Monday, January 21, 2019
Disability RightsGamingHot TopicsPop Culture

Commentary: Yes, Gender Roles in Games Need to Change…but What About Ability?

Long have we heard the cries for gender equality in the video game industry, and with good reason. Women are highly underrepresented in the gaming industry. For every 10-20 male protagonists, there is one woman. The game industry has been catering to a demographic they feel makes up the majority of gamers; cisgender, heterosexual, white, teenage males. We all know the gaming community is far more diverse than that, and game developers are shutting themselves off to potential revenue from these diverse communities. There are plenty of gay and female gamers. The gaming industry is starting to reflect this, as games like Fable have introduced gay characters. We also have some strong female protagonists like Lara Croft.

Daredevil

We cannot deny that the game industry needs to improve and include better diversity options for characters. However, one group goes largely ignored. Where are the gimpy video game characters? The gamers with disabilities community is huge. We are, after all, the largest minority in the world. I mean, we could have some really cool characters that just happened to have a disability. Look at how awesome Professor. X is. He is in a wheelchair, but he has some awesome powers. Game developers with a little ingenuity could truly come up with unique characters that just happened to have disabilities.

The current debate about characters that are women is in high swing, right now. This is something spurned from the lack of female protagonists displayed at E3 2014, and specifically, a Ubisoft developer’s comments implying it is harder to make women in video games, which is why many developers, supposedly, neglect to put women in games. We all know this is a load of bullshit. Women are not that much different than men when it comes to animating them. If you can animate a batmobile, you can animate a female. The developer just did not seem to know how to address the issue of a lack of women characters in Assassin’s Creed: Unity. So, he made crap up.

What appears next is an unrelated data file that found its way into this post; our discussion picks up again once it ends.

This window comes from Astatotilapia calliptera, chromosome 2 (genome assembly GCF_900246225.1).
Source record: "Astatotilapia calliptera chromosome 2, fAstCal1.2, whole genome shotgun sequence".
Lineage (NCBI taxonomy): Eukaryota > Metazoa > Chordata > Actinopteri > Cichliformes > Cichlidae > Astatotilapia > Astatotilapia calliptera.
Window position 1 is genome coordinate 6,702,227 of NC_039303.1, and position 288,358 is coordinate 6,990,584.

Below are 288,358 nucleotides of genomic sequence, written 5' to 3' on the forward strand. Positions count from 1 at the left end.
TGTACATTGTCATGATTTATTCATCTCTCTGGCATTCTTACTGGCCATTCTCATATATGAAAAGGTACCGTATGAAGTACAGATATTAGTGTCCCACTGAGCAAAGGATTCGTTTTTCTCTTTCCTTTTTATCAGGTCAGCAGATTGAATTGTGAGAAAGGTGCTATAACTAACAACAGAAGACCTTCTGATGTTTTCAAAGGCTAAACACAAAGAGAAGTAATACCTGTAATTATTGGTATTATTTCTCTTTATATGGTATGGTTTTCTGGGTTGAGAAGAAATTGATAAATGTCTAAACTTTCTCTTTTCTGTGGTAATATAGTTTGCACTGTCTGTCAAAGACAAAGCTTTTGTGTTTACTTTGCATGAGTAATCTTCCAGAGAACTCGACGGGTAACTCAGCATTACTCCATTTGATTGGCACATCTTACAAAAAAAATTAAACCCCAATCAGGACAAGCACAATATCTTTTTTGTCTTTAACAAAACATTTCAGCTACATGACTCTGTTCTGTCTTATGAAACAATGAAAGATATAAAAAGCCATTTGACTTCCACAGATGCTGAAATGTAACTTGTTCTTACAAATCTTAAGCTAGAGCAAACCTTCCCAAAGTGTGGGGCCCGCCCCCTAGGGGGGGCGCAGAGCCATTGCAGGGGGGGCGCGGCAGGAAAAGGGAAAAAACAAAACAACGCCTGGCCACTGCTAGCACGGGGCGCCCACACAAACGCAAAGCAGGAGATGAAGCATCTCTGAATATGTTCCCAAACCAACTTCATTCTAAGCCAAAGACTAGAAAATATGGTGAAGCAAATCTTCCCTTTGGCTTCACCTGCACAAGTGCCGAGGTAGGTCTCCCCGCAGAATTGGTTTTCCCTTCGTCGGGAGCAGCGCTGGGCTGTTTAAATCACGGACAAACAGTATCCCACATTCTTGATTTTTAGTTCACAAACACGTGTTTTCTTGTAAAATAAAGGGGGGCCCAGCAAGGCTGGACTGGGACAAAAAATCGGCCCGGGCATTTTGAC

The sad part is people with disabilities have become caught in the crossfire. Some people have been commenting that the diversity is lacking, and that includes characters with disabilities. Further response has some gamers expressing no desire to play characters with disabilities. A few of those gamers have gone so far as to use disability slurs, like the r-word when referencing potential characters with disabilities. One gamer wrote about how nobody would want to play a retard.

In the incredibly diverse world of superheroes, people with disabilities are some of the most amazing characters. If video games were made with these kinds of characters in mind there could be some truly amazing characters that are developed. Imagine playing a character that had a wheelchair that turned into a hovercraft. The individual could use powers and weapons attached to the hover chair, to defeat an array of villains. Any character with any disability that had powers like telepathy, ice rays or even the the ability to shoot fireballs from their hands, could be a really awesome character to play.

I have a feeling that many able-bodied gamers would enjoy playing characters with disabilities that were unique and interesting. There are limitless possibilities for these characters. It would also do wonders for the disability community. Maybe, people would stop thinking that we were incapable of doing things just because of our disabilities if they saw how awesome these characters are?

Dr Niles Caulder

I think that we need to stop pointing fingers and start encouraging game developers to make more diverse characters all around and stop judging potential characters just because they may seem different. Give gamers with disabilities a shot. If they are cool, I know they’d be fun to play!

So, if you could create a game character with a disability, who would they be, what would they do, and what powers, weaponry, or accessories would they have? Leave a comment below letting us know your their thoughts! I look forward to reading the plethora of ideas you have!

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1 Comment

  1. I want to try playing characters with disabilities, I think that would be so cool! I can imagine it right now… aaah so amazing.

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Dominick
Dominick is a director/filmmaker, activist, writer, advocate, FTM transman from the Midwest who lives in New York. Follow his film career and join his weekly Twitter chat on film and disability by following #FilmDis. He received his BFA in Film Production in 2014.